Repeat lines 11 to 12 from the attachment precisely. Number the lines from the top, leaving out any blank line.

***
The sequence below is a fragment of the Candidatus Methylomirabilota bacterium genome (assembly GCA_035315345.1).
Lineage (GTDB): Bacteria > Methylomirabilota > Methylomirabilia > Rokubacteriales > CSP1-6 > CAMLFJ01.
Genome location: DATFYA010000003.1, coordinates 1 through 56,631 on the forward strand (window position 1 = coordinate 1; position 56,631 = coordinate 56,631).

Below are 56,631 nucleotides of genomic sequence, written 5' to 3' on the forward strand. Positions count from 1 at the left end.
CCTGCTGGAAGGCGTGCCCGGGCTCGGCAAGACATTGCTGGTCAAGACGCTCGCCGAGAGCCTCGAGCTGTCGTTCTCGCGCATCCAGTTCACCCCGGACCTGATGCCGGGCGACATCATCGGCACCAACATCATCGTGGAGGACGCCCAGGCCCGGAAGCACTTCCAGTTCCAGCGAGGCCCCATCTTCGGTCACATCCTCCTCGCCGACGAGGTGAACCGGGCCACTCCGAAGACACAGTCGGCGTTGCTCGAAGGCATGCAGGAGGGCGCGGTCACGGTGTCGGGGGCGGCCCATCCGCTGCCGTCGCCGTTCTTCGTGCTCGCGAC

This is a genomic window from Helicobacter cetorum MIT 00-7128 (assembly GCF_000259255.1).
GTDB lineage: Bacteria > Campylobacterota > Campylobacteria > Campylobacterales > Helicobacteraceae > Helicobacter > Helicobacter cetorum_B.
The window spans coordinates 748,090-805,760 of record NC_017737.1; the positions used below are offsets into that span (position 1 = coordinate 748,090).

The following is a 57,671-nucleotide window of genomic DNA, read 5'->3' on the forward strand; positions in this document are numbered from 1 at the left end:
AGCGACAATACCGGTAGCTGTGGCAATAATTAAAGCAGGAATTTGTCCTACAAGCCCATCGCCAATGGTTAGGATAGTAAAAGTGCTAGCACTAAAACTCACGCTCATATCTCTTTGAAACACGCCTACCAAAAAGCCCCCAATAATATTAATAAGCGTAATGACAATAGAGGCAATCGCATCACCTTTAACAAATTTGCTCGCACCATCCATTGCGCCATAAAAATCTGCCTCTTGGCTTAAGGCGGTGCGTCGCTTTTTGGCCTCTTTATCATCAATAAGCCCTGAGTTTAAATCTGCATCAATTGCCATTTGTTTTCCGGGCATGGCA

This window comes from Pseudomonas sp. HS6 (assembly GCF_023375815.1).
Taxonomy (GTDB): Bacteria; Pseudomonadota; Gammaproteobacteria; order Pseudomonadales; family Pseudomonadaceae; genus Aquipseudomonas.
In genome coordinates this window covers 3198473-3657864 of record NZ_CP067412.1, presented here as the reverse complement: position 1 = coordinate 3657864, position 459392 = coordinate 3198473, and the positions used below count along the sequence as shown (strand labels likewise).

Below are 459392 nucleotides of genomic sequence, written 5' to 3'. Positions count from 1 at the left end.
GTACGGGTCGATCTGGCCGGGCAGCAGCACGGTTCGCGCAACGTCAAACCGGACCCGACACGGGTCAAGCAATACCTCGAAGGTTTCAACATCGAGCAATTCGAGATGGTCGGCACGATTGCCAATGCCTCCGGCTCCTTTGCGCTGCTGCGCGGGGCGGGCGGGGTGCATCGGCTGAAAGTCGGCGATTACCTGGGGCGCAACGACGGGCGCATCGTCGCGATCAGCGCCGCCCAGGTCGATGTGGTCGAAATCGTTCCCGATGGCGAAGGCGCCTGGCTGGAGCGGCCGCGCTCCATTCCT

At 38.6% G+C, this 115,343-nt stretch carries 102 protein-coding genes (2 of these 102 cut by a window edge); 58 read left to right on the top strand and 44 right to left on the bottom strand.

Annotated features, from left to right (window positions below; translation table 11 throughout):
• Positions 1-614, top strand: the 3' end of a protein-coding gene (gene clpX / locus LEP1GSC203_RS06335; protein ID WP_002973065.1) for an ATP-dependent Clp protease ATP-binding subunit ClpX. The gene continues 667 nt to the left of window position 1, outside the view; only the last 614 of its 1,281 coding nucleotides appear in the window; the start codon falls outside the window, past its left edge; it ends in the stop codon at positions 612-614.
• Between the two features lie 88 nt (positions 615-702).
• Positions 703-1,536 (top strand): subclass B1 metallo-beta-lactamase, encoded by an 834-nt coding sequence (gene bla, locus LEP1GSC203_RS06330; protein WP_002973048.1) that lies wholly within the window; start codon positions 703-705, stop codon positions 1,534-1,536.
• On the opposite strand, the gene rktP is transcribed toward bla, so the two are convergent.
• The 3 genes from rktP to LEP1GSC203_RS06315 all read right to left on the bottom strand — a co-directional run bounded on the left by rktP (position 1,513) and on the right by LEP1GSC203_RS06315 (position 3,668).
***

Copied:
This window comes from Pseudomonas sp. HS6 (assembly GCF_023375815.1).
Taxonomy (GTDB): Bacteria; Pseudomonadota; Gammaproteobacteria; order Pseudomonadales; family Pseudomonadaceae; genus Aquipseudomonas.